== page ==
What is the Egg Donor Process?
For many couples, the process of conceiving a child may not be possible for one reason or another. In certain cases, a female is unable to produce healthy eggs, and it may be necessary to use an egg donor.
Those who become egg donors may decide to do so for a number of reasons. However, regardless of their underlying motivation, those who donate their eggs can help a couple who is struggling to have a child achieve their dream - and this can be quite a rewarding experience for all who are involved.
The Process of Egg Donation
In order to become an egg donor, an individual must be both physically and psychologically in good health. Typically, egg donors must meet a number of important criteria as well as undergo an intense screening process. Such screening includes:
● Medical - In addition to testing for general health, the medical screening process for an egg donor will involve testing to determine the donor's blood type, as well as for any type of infectious diseases that she may be carrying. In addition, such tests will also determine the donor's use of both legal and illegal drugs. If the egg donor is sexually active, her partner may also be asked to undergo screening to determine if he or she has any sexually transmitted infectious conditions that could bring about complications.
● Genetic - The genetic screening process involves evaluation of the egg donor's family history. This can help in determining whether the donor has the possibility of passing on hereditary diseases or genetic disorders. There are a number of conditions that the egg donor will be tested for.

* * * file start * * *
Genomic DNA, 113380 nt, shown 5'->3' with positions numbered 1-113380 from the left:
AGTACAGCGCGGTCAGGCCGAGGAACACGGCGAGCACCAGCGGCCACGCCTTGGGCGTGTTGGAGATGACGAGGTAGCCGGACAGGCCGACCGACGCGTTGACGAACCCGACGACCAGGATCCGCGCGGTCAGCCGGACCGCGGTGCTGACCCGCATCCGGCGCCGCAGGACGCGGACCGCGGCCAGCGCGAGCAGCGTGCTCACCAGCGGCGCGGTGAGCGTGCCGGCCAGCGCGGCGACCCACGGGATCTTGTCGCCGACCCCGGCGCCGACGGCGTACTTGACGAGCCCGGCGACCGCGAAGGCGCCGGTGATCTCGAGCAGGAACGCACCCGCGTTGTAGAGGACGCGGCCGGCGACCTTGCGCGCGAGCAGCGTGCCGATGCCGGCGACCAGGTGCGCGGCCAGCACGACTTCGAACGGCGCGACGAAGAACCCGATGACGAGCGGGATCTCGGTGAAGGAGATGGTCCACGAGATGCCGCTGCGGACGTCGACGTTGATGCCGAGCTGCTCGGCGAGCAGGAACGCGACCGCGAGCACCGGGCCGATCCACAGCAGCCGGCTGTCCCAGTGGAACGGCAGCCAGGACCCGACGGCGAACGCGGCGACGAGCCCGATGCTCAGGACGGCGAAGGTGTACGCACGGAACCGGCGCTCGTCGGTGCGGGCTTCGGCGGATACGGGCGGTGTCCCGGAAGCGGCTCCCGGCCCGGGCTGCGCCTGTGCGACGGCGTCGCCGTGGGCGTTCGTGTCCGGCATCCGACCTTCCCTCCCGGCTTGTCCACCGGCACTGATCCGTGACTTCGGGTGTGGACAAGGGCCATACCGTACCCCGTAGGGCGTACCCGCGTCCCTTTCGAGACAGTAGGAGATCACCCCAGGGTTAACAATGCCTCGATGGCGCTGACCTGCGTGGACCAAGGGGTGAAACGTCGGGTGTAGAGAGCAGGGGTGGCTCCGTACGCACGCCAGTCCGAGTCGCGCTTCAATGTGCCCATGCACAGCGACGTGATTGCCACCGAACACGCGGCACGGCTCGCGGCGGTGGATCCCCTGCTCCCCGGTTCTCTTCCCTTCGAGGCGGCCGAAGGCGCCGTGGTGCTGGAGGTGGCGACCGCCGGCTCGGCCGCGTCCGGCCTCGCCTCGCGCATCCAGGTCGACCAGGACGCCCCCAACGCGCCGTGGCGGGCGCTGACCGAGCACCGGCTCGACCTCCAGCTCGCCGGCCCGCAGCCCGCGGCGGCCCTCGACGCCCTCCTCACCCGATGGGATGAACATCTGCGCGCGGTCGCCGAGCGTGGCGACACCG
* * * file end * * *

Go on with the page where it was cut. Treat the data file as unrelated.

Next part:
● Fertility - In the fertility screening process, the ovaries of the egg donor will be examined for their ability to produce eggs. This is typically conducted via a physical and pelvic examination, as well as through various blood tests. In addition, a vaginal sonogram may also be done for determining the egg donor's ovarian function and reserve.
● Psychological - Because there can be psychological issues involved with donating one's eggs, the donor will also be required to undergo certain psychological screening. This usually involves meeting with a psychologist in order to determine that the donor fully understands both the potential risks and the benefits of donating her eggs. In addition, she will also be asked about her motivations for becoming an egg donor.
Once all of the screening has been completed, the egg donor will be required to take birth control pills in order to help coordinate both her and the egg recipient's menstrual cycles. After three weeks, the egg donor will be required to begin daily injections of hormones to help grow her egg follicles.
After the follicles have matured enough to be retrieved, the egg donor will be given an HCG injection for the purpose of preparing her ovaries for releasing the eggs. Retrieval will typically take place 36 hours following this injection.
The actual egg retrieval is a short procedure that usually lasts approximately 30 minutes. Once the anesthesia wears off, the egg donor is encouraged to rest for the next 24 hours, after which she may return to her normal daily activities.